Exxon Climate Change Cover Up: What Did Exxon and CEO Rex Tillerson Know and What Did They Do About It?
May 26, 2017
To discuss the latest development in this investigation, we are joined by one of the investigative journalists who first broke the story, David Hasemyer from San Diego. David is a reporter with Inside Climate News. He is also a co-author of, "Exxon, the Road not Taken," which was a 2016 litzer Prize finalist and winner of the John B. Oakes Award for distinguished environmental journalism. He also co-authored, "Dilbit Disaster, Inside the Biggest Oil Spill You've Never Heard of," which won the 2013 Pulitzer Prize for national reporting.
Rex Tillerson now acknowledges climate change science, but as CEO of Exxon Mobile did he do anything about it? The New York State Attorney General wants to know says Investigative journalist David Hasemeyer
In 2015, investigative reports by Inside Climate News and the Columbia School of Journalism revealed that Exxon had known as early as 1968 about climate change risks, and that it had misled its shareholders and the public about those risks. In November 2015 following these revelations, New York's attorney general Eric Schneiderman launched an investigation under states securities and consumer protection laws into whether Exxon properly disclosed those climate change risks.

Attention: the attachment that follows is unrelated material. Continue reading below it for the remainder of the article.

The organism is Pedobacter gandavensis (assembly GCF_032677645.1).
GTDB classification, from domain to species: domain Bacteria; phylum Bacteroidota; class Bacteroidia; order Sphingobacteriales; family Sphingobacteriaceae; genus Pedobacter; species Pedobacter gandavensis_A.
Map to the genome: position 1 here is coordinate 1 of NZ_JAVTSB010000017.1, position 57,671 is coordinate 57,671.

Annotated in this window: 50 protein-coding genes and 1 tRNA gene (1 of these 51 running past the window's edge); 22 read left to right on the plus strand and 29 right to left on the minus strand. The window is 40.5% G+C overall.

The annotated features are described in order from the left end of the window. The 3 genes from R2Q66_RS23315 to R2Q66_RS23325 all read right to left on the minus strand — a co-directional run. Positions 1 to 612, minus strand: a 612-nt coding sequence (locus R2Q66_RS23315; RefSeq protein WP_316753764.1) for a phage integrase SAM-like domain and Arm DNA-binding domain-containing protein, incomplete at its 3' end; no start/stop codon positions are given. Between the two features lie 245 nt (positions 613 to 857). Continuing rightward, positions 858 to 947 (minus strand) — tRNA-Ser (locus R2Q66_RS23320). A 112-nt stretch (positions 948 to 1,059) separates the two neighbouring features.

Schneiderman issued to Exxon a subpoena seeking decades of records related to Exxon's history of research into and knowledge of climate change. Nine months later, Schneiderman expanded his investigation by issuing a subpoena to Exxon's auditors, PriceWaterhouse Coopers. The accounting firm, which has expertise in climate related risks faced by fossil fuel companies, has remained neutral in the legal fight, but has honored Exxon's request not to turn over documents pending the outcome of litigation over those documents.
In 2016, the attorney general of Massachusetts, Maura Healey, joined the investigation against Exxon. Earlier this week, there was a significant development in the New York State investigation. A New York State Appeals court dismissed Exxon's appeal from a lower court decision upholding Schneiderman's subpoena to Exxon's auditors. Exxon had asked the lower court to quash the subpoena on the basis that under the laws of Texas, where Exxon is head quartered, communications between Exxon and its auditors are privileged.
InsideClimate News reporter David Hasemyer is co-author of "Exxon: The Road Not Taken" which was a 2016 Pulitzer Prize finalist and winner of the John B. Oakes Award for Distinguished Environmental Journalism. He was also the co-author of "Dilbit Disaster: Inside the Biggest Oil Spill You've Never Heard Of," which won the 2013 Pulitzer Prize for National Reporting. Prior to joining ICN in 2012, he was an award-winning investigative reporter at the San Diego Union-Tribune.